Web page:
Competing versions of COAM reform pass the General Assembly |

ATLANTA — Legislation making major changes to regulations governing Georgia’s coin-operated amusement machine (COAM) industry is back on the table at the General Assembly.

But the State House and Senate committees passed starkly different versions of COAM reform this week.

Both chambers’ regulated industries committees have approved raising the price limit on so-called “kiddie” machines typically found at businesses such as Dave & Buster’s and Chuck E. Cheese from tradeable goods d worth 5 to 50 dollars.

Both versions of the legislation would also exempt fraternal and veterans organizations from the requirement that locations hosting adult COAM machines derive at least 50% of their revenue from the machines.

But the Senate committee removed from its version of the bill a provision allowing the awarding of gift cards to winners. The Senate legislation would also increase the share of machine revenue going to the Georgia Lottery from 10% to 30%.

The companies that own the machines and the convenience stores, restaurants and other businesses that install them would each receive 35% of the proceeds, up from 45% currently.

COAM’s revenue has skyrocketed since the Georgia Lottery began operating the machines in 2014.

An industry that brought in more than $2 billion in 2016 more than doubled its revenue to $4.5 billion last year. Revenue from HOPE scholarships and Georgia’s pre-kindergarten programs has grown from $33.5 million in 2016 to $145 million last year.

Much of that growth has come during the coronavirus pandemic, lottery president and CEO Gretchen Corbin told Senate committee members on Tuesday.

“We provided a very good form of entertainment during this time,” she said.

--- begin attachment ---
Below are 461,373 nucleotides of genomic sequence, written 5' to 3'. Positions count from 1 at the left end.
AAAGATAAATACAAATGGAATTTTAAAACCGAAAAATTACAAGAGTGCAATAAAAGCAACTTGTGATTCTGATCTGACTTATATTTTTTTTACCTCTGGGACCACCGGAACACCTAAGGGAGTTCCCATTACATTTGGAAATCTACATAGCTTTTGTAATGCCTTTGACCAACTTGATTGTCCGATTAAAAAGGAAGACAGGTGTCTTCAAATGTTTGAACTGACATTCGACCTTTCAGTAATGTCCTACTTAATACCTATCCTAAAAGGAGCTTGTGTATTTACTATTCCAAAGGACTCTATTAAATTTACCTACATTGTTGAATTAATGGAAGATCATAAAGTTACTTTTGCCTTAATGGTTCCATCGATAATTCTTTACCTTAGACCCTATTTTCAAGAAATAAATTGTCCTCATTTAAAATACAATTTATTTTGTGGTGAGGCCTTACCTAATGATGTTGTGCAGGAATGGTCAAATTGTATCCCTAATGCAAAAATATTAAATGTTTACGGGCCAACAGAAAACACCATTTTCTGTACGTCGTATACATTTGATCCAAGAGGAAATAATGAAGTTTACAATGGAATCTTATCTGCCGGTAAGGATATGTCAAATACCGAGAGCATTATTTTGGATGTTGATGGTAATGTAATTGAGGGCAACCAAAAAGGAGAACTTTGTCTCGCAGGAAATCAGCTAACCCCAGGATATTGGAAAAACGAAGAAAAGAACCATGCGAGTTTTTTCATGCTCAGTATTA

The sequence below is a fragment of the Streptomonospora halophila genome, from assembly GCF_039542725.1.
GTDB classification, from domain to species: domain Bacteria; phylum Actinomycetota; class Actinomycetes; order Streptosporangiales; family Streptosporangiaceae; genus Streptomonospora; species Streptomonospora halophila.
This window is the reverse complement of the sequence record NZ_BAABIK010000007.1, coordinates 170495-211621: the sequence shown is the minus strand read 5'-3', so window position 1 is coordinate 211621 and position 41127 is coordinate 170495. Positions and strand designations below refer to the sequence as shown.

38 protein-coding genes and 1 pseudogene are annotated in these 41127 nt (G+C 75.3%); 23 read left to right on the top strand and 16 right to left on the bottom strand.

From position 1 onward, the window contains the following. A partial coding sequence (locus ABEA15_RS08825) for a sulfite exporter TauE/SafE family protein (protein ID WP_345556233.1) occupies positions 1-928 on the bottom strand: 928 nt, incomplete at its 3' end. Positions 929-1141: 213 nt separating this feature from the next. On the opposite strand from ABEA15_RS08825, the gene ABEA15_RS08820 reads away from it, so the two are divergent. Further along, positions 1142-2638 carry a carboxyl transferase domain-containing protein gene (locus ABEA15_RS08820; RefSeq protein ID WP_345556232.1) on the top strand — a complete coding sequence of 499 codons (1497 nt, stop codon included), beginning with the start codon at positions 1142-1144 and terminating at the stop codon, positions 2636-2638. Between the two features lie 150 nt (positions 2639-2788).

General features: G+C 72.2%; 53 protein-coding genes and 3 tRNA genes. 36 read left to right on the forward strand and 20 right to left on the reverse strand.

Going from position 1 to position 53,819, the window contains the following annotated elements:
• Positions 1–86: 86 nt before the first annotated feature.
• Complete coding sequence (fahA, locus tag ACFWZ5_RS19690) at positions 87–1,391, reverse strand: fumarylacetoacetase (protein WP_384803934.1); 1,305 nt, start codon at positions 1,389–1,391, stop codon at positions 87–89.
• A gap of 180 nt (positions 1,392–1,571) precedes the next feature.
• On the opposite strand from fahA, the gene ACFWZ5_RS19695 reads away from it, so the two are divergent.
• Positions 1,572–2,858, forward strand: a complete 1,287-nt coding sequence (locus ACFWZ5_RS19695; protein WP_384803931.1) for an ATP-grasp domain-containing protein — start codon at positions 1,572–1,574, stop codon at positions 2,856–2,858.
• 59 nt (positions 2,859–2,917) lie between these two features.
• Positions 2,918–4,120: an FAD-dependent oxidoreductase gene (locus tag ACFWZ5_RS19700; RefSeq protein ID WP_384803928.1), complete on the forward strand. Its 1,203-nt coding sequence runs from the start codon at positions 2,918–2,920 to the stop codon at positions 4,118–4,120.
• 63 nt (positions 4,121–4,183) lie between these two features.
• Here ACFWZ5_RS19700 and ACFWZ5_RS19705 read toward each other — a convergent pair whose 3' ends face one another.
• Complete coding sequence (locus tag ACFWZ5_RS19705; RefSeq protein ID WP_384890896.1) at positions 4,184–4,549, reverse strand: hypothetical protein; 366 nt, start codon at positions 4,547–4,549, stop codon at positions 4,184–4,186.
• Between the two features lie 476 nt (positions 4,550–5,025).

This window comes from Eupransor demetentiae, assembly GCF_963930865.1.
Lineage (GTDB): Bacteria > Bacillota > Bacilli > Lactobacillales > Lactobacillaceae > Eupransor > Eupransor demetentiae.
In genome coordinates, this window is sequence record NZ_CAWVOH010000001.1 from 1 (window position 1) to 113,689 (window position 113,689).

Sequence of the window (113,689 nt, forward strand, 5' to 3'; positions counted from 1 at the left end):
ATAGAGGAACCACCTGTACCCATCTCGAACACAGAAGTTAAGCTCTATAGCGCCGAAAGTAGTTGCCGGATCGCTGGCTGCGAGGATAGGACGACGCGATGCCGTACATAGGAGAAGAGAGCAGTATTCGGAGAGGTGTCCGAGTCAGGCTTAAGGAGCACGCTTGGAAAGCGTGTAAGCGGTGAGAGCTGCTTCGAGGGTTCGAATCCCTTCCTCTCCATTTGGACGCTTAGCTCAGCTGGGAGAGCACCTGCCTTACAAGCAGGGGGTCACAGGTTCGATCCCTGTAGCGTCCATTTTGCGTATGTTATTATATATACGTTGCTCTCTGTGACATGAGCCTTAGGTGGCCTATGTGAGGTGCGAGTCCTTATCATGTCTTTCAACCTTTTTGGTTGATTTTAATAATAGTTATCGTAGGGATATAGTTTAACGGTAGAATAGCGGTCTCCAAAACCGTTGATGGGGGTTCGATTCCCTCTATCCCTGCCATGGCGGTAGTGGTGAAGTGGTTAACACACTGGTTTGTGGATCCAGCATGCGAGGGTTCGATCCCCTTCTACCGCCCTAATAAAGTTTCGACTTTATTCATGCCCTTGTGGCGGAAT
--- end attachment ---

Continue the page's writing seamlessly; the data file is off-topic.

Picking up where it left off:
But the COAM industry has been plagued with retailers giving cash payouts to winners. The gift card provision in the House bill is intended to deter this illegal activity, said State Rep. Alan Powell, R-Hartwell, House committee chairman and lead sponsor of the bill. from the room.

“It would take away any justification for these people to hand out cash,” he said.

But Georgia Sen. Bill Cowsert, R-Athens, chairman of the Senate committee, said Senate leadership does not support awarding gift cards.

Another provision Senate leaders are insisting on is increasing the lottery’s share of COAM’s revenue from 10% to 30%, he said.

Cowsert said the higher take is more in line with what other states are collecting from their COAM machines.

He also noted that the Georgia Lottery Corp. earns 27% of the proceeds from lottery sales.

Emily Dunn, CEO of Tom’s Amusement Co., an installer of COAM machines in Blue Ridge, said awarding gift cards would attract more players and, therefore, increase sales.

“We need more transparency,” she said. “This card gives it to us.”

As is the case with the General Assembly’s efforts to legalize casinos in Georgia, the COAM legislation is drawing opposition from faith groups warning of rising rates of bankruptcy, suicides and domestic violence associated with gamblers. dependent.

“It’s a dangerous industry,” said Mike Griffin, public affairs director for the Georgia Baptist Mission Board. “The social cost usually outweighs any benefit you get.”

Lack of consensus on how to reform COAM affairs doomed the legislation in the General Assembly last year, and differences between House and Senate bills could cause problems again this year .

Crossover Day falls on Tuesday. Bills must pass at least one legislative chamber to stay alive for the year.

This story is available through a partnership with Capitol Beat News Service, a project of the Georgia Press Educational Foundation.

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